TAXPAYER backed Royal Bank of Scotland is expected to be hit with a fine of around £390m by the City watchdog and US regulators today over its role in the Libor rigging scandal, piling further political pressure on the bank.
RBS, which is 82 per cent owned by the state, is to announce a settlement with the UK Financial Services Authority, US Department of Justice and US Commodity Futures Trading Commission over the scandal following months of negotiations over the size and severity of the punishment between the parties.
The fine, which will weigh in at around £390m, is set to be revealed at midday, although a source said there could be last minute changes to the figure.
Investment banking head John Hourican, who joined after the bailout, is also understood to be quitting the firm.
He will be forfeiting a £4m share bonus, despite the fact that regulators and the bank’s board acknowledge that he had no knowledge of, or involvement in, Libor-rigging.
Hourican, who took over the investment division after the Libor rigging incidents, is expected to leave the bank with a minimum payout of £700,000, equivalent to a year’s basic salary.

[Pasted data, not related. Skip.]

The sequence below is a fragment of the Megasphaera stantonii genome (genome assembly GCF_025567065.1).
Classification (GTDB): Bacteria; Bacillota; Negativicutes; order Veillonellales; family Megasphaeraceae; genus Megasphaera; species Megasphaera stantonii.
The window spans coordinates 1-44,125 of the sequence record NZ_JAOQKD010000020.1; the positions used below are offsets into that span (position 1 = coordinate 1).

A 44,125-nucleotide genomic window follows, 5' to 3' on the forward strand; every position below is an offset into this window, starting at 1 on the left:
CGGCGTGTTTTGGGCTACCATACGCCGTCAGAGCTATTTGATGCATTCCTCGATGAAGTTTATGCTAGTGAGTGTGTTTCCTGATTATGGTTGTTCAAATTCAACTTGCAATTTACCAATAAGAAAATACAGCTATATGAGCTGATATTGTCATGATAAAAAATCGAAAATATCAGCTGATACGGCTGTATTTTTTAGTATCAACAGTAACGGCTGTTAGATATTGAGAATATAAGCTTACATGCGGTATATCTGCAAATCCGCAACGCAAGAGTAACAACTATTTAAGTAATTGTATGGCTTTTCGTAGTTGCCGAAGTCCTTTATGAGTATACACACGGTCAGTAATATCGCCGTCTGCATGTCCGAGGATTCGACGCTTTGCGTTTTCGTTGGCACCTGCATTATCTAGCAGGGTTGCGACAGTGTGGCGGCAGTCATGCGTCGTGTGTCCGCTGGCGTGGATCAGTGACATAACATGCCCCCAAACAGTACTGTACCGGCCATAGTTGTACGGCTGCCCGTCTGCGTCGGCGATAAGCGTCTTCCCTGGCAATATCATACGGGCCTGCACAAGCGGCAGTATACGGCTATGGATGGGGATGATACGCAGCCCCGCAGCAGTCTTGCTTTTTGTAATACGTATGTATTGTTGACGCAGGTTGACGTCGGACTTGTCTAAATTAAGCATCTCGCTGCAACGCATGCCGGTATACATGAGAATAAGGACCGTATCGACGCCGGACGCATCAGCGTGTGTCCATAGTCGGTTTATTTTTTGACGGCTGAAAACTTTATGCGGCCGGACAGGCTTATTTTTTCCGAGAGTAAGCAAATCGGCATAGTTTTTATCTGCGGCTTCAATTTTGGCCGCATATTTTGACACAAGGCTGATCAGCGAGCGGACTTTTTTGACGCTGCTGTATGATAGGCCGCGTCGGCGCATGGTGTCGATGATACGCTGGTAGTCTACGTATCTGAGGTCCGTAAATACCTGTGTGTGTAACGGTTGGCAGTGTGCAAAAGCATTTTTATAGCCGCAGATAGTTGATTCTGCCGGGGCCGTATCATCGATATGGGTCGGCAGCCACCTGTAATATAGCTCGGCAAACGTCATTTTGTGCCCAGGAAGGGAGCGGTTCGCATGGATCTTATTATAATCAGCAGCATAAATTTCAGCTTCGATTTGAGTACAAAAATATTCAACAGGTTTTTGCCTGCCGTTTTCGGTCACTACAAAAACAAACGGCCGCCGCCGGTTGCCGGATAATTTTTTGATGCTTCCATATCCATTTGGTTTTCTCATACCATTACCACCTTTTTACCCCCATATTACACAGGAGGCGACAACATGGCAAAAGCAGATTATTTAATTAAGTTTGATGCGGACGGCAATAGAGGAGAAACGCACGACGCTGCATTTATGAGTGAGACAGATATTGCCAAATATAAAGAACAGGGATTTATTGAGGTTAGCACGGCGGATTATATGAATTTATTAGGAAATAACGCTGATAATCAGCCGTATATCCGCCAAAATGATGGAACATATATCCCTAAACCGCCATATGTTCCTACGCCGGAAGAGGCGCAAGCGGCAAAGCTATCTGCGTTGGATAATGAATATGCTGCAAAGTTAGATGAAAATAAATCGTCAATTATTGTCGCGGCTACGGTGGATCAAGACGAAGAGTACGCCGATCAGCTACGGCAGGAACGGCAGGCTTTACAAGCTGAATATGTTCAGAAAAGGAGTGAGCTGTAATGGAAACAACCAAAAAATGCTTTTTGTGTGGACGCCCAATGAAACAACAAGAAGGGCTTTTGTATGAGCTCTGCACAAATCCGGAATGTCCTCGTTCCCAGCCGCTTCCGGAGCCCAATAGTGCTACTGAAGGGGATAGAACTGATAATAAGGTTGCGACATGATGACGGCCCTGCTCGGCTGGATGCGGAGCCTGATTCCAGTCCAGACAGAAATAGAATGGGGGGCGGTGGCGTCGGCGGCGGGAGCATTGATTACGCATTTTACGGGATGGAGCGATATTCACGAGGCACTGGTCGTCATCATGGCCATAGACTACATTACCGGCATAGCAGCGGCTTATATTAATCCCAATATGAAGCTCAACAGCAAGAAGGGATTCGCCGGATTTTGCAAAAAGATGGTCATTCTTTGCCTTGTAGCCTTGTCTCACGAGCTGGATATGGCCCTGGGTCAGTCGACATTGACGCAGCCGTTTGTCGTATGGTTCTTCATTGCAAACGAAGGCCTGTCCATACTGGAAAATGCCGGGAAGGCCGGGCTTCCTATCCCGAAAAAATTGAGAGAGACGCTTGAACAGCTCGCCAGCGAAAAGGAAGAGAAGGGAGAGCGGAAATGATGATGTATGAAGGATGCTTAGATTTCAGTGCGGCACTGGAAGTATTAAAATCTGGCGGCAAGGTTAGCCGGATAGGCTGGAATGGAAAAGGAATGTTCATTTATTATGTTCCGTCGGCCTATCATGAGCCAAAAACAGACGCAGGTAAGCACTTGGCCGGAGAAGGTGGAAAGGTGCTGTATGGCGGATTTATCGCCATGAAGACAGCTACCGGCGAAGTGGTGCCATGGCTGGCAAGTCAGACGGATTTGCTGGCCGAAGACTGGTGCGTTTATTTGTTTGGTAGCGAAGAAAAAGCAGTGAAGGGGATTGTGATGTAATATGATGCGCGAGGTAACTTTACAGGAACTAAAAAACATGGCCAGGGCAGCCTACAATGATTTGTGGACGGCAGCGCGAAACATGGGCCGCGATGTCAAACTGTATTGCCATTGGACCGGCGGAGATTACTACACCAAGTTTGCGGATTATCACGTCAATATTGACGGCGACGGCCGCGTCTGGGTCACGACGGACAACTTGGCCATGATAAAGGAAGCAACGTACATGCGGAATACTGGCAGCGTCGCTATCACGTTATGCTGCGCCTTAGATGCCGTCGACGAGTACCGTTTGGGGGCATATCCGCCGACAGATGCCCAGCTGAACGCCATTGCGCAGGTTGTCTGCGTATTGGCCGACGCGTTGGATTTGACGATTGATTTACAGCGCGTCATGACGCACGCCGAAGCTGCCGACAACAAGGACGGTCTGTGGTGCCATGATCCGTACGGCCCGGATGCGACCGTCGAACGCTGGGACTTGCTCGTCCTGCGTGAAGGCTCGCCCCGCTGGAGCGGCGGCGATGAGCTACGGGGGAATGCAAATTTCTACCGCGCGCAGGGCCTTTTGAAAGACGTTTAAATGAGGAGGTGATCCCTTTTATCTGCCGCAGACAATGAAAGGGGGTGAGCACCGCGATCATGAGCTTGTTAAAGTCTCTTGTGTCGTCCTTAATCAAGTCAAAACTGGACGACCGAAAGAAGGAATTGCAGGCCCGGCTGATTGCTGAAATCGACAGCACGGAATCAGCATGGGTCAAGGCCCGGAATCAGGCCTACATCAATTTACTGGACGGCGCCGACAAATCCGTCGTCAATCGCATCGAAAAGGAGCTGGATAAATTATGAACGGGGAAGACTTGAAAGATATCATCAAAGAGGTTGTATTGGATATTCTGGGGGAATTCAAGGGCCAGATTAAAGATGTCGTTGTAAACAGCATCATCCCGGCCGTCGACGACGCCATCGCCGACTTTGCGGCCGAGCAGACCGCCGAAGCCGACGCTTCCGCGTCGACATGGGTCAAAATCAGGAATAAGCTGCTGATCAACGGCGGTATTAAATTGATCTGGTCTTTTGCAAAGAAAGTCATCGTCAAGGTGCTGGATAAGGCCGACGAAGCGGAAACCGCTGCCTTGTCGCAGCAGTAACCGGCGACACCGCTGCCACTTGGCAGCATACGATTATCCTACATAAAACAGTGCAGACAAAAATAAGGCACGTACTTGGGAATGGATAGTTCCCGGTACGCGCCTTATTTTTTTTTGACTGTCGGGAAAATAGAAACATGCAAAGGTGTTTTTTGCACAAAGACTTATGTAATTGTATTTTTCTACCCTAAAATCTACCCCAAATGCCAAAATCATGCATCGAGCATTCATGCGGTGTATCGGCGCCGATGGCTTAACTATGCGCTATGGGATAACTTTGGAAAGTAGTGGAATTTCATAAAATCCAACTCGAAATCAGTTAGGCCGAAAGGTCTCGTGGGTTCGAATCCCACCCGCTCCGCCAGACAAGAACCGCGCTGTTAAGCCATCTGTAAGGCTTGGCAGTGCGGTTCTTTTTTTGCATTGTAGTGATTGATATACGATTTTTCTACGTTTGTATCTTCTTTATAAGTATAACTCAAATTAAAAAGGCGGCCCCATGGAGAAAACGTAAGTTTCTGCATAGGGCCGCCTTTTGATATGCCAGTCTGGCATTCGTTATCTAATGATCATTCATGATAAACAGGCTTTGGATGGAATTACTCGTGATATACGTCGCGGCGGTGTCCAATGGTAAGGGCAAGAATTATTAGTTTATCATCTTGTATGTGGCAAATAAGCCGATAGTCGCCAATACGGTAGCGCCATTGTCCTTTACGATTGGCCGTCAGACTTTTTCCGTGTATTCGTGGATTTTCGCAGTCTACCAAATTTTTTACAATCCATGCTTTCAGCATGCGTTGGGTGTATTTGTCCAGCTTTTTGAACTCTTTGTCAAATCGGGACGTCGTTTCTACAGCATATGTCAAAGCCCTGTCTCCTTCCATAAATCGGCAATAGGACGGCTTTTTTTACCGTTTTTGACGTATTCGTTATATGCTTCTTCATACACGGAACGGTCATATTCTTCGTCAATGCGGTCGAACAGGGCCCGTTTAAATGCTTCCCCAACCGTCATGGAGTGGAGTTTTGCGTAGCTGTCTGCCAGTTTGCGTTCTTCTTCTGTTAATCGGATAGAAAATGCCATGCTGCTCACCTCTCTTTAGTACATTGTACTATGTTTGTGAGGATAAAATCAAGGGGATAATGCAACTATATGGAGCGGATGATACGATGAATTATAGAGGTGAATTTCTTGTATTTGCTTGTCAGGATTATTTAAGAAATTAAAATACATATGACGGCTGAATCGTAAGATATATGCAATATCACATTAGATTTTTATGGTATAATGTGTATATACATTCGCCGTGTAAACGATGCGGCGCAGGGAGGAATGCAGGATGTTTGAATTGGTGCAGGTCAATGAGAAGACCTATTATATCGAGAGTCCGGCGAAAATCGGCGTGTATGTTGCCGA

The Libor fine will be the latest in a string of punishments handed down by global financial regulators, which has seen Barclays fined £290m and UBS $1.5bn (£940m). RBS chief executive Stephen Hester has previously warned of a “miserable day” in the bank’s history when the fines are handed down. Publication of embarrassing emails exposing the extent of collusion between traders is also likely to heap scrutiny on the firm.
The outcome could prove politically explosive for the bank, which is still wrestling with its state owned structure. Chancellor George Osborne has previously said fines should be paid out of banking bonuses.